Comfort in Virginia

 

virginia woolf home

 

From Virginia Woolf’s biography  ….

“Virginia was a sane woman who had an illness.  She was often a patient, but she was not a victim.  She was not weak, or hysterical, or self-deluding, or guilty, or oppressed.  On the contrary, she was a person of exceptional courage, intelligence and stoicism, who made the best use she could, and came to the deepest understanding possible to her, of her own condition.  She endured, periodically, great agony of mind and severe physical pain, with remarkably little self-pity.

She frequently uses the word ‘apprehensive’ to describe her states of mind.  The word is a crucial one: the awful fear which accompanied her breakdowns and the possibility of their recurrence can never be underestimated.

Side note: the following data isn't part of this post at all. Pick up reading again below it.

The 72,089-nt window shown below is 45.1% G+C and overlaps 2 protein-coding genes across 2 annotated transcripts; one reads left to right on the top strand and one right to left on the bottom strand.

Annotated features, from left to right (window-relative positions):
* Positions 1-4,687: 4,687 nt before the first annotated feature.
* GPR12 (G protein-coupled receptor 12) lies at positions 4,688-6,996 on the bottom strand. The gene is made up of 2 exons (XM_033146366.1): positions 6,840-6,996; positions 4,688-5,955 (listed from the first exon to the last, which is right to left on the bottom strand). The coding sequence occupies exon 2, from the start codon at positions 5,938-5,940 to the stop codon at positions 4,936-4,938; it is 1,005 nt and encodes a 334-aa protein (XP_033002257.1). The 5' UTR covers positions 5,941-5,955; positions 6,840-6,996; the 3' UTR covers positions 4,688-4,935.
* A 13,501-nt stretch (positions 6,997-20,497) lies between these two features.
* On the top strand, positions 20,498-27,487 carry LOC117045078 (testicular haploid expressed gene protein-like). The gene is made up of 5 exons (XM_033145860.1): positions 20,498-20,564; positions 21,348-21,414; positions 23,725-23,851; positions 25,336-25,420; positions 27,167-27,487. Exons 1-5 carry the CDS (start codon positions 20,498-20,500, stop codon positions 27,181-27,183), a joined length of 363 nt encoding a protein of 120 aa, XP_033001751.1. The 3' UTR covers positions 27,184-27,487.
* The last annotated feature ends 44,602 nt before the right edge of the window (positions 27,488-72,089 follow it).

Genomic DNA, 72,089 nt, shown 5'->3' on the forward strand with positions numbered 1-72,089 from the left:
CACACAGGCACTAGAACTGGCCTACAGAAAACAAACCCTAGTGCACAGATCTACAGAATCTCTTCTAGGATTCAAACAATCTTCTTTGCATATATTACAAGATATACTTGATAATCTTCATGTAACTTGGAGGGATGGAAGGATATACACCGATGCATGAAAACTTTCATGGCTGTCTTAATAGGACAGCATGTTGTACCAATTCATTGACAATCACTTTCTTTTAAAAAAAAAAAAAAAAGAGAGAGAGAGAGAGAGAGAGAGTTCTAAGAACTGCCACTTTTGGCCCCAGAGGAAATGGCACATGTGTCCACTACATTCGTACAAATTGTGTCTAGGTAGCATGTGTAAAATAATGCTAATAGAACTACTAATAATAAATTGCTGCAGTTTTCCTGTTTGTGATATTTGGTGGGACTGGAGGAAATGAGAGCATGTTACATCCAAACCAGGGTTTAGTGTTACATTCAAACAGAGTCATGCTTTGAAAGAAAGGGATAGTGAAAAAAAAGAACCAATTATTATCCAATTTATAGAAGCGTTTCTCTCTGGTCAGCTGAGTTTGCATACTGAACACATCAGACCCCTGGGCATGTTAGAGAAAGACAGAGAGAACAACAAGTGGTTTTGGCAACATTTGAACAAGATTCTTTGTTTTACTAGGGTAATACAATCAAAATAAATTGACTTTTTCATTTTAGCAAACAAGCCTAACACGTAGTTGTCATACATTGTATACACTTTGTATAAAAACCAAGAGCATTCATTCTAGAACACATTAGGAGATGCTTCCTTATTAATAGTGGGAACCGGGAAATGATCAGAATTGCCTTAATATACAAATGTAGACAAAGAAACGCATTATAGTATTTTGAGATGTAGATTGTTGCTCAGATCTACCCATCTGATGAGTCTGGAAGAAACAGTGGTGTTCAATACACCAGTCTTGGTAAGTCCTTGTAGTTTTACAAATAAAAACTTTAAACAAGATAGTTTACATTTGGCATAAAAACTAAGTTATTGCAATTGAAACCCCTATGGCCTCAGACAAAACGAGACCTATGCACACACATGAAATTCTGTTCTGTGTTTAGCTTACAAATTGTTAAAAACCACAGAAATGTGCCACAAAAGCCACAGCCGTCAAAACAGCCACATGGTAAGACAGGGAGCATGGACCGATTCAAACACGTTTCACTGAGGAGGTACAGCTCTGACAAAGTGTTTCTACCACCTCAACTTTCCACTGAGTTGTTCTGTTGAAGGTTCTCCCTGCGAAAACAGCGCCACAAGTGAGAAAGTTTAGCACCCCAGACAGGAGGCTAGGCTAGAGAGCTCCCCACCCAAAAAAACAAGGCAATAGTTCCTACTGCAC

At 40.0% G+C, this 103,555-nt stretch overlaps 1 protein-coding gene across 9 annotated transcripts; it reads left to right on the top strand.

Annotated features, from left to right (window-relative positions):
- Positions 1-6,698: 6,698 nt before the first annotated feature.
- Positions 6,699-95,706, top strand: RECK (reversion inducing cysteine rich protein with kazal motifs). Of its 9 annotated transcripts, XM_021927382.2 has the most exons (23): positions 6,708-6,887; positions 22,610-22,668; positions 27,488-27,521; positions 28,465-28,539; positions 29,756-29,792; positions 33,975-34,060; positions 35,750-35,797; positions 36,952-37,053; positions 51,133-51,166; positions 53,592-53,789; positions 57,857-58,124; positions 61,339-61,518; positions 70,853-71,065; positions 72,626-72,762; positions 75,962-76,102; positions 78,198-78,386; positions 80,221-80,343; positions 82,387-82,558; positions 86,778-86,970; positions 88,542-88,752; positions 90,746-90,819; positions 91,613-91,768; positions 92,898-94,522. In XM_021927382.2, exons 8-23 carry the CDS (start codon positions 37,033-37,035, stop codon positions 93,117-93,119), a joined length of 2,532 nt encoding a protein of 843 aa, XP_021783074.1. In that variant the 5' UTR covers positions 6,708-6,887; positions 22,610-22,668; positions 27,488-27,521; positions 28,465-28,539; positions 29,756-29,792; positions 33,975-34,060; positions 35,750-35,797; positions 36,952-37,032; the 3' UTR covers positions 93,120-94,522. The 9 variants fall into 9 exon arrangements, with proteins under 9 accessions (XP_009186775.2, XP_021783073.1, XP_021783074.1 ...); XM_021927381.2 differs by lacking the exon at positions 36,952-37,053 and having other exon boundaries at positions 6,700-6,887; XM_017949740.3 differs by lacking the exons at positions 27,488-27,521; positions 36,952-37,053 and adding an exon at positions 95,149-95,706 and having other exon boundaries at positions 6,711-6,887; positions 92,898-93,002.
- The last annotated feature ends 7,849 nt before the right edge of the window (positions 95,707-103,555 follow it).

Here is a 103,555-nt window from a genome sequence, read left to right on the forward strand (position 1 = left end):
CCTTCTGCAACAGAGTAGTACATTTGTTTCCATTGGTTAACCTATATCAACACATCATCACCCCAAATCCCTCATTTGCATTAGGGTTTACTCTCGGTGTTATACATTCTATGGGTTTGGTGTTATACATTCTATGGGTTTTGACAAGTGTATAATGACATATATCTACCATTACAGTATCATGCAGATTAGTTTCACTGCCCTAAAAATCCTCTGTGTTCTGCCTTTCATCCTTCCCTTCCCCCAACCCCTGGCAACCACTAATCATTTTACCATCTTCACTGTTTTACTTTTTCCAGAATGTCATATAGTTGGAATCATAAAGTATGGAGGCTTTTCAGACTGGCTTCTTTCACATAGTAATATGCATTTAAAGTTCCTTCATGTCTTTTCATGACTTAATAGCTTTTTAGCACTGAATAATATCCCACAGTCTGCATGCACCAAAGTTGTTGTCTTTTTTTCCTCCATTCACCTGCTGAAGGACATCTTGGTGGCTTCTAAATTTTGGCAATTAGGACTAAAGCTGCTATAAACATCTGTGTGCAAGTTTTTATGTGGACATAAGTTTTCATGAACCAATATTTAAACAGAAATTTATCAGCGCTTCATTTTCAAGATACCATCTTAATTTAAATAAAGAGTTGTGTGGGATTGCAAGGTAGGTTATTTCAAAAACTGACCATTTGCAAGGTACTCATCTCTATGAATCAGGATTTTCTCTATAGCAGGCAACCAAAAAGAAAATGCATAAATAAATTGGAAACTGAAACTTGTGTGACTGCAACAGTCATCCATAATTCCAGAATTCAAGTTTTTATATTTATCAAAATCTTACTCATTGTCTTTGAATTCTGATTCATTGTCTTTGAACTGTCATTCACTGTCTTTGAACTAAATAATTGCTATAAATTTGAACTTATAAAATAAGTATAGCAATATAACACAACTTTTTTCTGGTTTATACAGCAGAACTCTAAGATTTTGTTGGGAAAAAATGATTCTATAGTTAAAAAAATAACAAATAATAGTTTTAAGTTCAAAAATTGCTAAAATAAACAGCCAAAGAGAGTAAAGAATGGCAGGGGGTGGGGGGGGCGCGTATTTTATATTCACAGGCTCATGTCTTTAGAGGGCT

What is certain is her closeness, all her life, to a terrifying edge, and her creation of a language which faces it and makes something of it.  This is a life of heroism, not of oppression, a life of writing wrestled from illness, fear and pain.”

Excerpt from biography ‘Virginia Woolf’ by Hermione Lee.

 

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